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ARS Home » Southeast Area » Stoneville, Mississippi » Crop Genetics Research » Research » Publications at this Location » Publication #302838

Research Project: Development and Characterization of Soybean Germplasm, Curation of Stored Accessions, and Regional Evaluations of New Genotypes

Location: Crop Genetics Research

Title: Development of soybean with novel sources of resistance to Phomopsis seed decay

Author
item Li, Shuxian
item Chen, Pengyin - University Of Arkansas
item Walker, David
item Rupe, John - University Of Arkansas

Submitted to: Phytopathology
Publication Type: Abstract Only
Publication Acceptance Date: 5/12/2014
Publication Date: 8/12/2014
Citation: Li, S., Chen, P., Walker, D.R., Rupe, J. 2014. Development of soybean with novel sources of resistance to Phomopsis seed decay. Phytopathology. American Phytopathologu Soceity, August 9 - 13, 2014, Minneapolis, MN.

Interpretive Summary:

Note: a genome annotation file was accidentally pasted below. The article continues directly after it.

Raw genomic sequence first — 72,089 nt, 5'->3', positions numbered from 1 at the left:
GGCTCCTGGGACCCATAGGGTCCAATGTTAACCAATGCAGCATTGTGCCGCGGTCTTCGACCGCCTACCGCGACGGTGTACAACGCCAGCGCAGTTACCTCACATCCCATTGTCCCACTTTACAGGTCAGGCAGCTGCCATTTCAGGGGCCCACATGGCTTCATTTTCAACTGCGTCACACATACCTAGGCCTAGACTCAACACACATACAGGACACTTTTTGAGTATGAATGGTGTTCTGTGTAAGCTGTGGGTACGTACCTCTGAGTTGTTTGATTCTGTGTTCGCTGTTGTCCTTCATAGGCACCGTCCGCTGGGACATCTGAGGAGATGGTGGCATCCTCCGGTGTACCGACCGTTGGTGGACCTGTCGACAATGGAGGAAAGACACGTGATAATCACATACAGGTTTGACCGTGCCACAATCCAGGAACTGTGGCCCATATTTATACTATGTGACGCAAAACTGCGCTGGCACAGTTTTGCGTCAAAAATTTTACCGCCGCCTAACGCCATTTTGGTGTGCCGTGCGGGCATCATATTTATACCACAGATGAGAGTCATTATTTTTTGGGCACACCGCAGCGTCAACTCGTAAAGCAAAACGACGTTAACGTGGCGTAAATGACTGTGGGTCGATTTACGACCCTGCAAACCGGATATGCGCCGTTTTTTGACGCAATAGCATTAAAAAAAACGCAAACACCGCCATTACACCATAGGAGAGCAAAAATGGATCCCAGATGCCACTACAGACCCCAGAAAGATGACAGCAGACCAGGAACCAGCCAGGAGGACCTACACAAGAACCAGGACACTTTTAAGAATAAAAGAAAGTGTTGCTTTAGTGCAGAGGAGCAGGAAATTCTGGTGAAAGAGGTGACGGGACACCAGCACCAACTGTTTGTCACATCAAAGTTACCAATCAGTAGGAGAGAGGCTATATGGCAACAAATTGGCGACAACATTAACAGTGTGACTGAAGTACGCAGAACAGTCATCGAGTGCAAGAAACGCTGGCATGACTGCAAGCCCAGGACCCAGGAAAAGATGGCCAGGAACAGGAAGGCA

Technical Abstract: Phomopsis seed decay (PSD) is an important soybean disease that results in poor seed quality in most soybean production areas of the United States. PSD is caused primarily by the fungal pathogen Phomopsis longicolla. In 2009, due to the prevalence of hot and humid environments from pod fill to harvest, PSD caused significant yield losses in 16 southern states. Planting PSD-resistant soybean cultivars would be the most economical and environmentally friendly means of protecting soybean crops from PSD, but few resistant cultivars are currently available. In the past eight years, USDA and university scientists have collaborated to screen hundreds of soybean germplasm accessions, breeding lines, and cultivars for resistance to PSD, and have identified novel sources of resistance. Our current research is focused on development of soybean lines with resistance. In 2013, 17 new cross combinations were made to incorporate resistance genes into high yielding cultivars or breeding lines, and five other crosses were made to develop mapping populations in Arkansas. Crosses were also made in Illinois between elite Midwestern lines and five resistant USDA germplasm accessions to develop breeding lines and potential mapping populations. Analysis of these populations will help us understand the genetics of PSD resistance, identify molecular markers for selection of PSD resistance, and develop high yielding lines with PSD resistance.